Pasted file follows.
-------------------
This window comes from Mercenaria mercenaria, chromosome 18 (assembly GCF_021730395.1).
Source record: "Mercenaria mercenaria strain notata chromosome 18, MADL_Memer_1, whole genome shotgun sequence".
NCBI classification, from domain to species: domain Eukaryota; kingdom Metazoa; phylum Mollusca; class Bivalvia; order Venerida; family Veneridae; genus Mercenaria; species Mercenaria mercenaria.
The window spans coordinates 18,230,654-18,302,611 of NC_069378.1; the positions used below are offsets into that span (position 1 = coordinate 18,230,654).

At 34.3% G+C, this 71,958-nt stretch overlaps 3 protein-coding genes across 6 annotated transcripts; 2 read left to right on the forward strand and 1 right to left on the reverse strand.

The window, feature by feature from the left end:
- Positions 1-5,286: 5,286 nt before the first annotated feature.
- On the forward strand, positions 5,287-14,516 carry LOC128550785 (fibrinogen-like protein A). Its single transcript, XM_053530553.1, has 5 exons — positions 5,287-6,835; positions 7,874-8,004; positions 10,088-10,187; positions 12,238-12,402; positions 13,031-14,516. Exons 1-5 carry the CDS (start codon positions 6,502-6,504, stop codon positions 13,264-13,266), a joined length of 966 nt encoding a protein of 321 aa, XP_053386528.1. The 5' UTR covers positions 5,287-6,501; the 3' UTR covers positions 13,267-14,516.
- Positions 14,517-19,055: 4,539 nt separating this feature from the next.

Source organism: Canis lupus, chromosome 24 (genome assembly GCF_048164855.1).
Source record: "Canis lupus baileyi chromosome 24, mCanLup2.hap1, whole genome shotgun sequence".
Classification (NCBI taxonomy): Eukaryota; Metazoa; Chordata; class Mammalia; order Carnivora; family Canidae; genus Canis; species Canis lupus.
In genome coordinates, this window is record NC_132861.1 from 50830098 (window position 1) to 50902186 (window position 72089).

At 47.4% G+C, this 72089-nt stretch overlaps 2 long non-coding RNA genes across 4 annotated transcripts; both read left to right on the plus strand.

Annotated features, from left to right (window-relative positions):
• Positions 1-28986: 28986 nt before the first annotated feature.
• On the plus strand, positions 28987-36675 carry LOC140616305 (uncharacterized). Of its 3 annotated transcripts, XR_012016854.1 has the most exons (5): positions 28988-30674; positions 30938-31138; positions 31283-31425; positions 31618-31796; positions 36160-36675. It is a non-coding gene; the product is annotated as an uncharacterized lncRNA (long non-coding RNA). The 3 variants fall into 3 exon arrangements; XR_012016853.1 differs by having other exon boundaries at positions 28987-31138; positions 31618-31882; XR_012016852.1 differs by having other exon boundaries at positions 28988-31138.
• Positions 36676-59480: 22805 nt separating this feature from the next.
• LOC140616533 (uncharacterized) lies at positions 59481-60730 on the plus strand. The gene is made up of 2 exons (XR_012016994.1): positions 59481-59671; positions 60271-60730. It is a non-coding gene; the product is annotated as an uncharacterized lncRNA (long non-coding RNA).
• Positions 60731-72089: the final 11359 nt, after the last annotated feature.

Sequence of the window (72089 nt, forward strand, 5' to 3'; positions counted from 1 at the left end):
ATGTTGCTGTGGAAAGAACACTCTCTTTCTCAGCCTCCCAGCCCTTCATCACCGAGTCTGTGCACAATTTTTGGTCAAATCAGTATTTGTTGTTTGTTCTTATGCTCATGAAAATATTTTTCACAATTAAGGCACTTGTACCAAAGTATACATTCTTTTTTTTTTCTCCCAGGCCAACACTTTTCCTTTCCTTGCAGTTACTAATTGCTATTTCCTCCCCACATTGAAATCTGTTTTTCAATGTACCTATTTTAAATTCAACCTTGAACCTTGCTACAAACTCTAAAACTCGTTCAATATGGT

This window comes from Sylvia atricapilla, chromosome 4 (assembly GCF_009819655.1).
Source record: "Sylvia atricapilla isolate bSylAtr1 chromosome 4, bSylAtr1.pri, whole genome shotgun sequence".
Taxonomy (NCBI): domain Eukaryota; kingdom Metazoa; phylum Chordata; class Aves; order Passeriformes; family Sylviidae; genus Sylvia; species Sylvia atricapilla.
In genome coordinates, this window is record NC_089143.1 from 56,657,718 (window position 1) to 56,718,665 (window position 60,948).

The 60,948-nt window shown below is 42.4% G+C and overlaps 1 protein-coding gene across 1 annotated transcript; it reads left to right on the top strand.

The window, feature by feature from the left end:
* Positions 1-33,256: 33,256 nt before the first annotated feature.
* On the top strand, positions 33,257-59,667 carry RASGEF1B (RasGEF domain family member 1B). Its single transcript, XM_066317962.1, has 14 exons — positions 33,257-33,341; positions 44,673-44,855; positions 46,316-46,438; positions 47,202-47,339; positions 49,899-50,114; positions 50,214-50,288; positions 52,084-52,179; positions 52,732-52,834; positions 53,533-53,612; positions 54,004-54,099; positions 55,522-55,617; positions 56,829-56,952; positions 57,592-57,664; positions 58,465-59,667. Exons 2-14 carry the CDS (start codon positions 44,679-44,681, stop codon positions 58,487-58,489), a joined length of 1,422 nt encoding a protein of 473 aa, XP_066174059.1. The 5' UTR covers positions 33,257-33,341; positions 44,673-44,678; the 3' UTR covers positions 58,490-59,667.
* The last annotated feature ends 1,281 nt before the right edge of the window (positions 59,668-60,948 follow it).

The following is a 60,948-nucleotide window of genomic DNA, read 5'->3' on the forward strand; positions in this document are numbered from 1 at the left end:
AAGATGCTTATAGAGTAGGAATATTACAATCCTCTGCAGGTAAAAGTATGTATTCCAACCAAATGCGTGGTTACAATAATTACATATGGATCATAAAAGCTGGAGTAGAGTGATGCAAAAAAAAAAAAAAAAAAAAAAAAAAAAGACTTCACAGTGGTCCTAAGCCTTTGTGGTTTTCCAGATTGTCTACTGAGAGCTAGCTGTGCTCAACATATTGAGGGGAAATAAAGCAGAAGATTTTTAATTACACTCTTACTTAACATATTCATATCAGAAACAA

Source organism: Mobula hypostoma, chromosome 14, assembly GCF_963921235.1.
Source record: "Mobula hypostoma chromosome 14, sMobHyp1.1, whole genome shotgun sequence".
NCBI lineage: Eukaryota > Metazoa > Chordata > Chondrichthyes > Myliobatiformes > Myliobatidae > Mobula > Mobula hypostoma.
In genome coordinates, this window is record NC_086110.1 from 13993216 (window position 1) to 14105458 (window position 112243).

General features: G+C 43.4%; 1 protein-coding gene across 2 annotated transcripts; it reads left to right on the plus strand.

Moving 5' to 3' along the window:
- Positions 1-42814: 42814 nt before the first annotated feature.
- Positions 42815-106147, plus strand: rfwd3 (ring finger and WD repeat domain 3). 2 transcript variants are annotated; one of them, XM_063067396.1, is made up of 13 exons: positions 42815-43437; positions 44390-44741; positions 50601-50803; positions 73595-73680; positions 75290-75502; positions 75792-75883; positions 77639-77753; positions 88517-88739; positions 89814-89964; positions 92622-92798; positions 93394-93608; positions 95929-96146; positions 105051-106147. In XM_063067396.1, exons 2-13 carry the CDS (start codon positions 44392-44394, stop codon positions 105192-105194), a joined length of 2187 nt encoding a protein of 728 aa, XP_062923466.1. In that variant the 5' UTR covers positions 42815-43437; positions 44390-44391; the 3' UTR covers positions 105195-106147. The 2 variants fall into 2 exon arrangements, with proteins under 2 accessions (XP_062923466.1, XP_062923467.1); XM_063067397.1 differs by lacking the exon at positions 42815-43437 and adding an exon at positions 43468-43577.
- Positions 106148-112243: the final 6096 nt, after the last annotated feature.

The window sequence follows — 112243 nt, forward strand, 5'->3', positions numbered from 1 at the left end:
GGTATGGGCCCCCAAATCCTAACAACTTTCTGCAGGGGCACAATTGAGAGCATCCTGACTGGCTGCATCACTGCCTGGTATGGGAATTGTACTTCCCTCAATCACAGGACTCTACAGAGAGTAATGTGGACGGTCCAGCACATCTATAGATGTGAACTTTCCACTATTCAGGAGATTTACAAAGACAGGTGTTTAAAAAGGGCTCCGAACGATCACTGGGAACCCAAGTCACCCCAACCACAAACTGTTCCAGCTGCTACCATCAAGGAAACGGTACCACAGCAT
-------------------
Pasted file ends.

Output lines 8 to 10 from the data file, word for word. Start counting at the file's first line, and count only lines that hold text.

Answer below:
- On the forward strand, positions 5,287-14,516 carry LOC128550785 (fibrinogen-like protein A). Its single transcript, XM_053530553.1, has 5 exons — positions 5,287-6,835; positions 7,874-8,004; positions 10,088-10,187; positions 12,238-12,402; positions 13,031-14,516. Exons 1-5 carry the CDS (start codon positions 6,502-6,504, stop codon positions 13,264-13,266), a joined length of 966 nt encoding a protein of 321 aa, XP_053386528.1. The 5' UTR covers positions 5,287-6,501; the 3' UTR covers positions 13,267-14,516.
- Positions 14,517-19,055: 4,539 nt separating this feature from the next.

Source organism: Canis lupus, chromosome 24 (genome assembly GCF_048164855.1).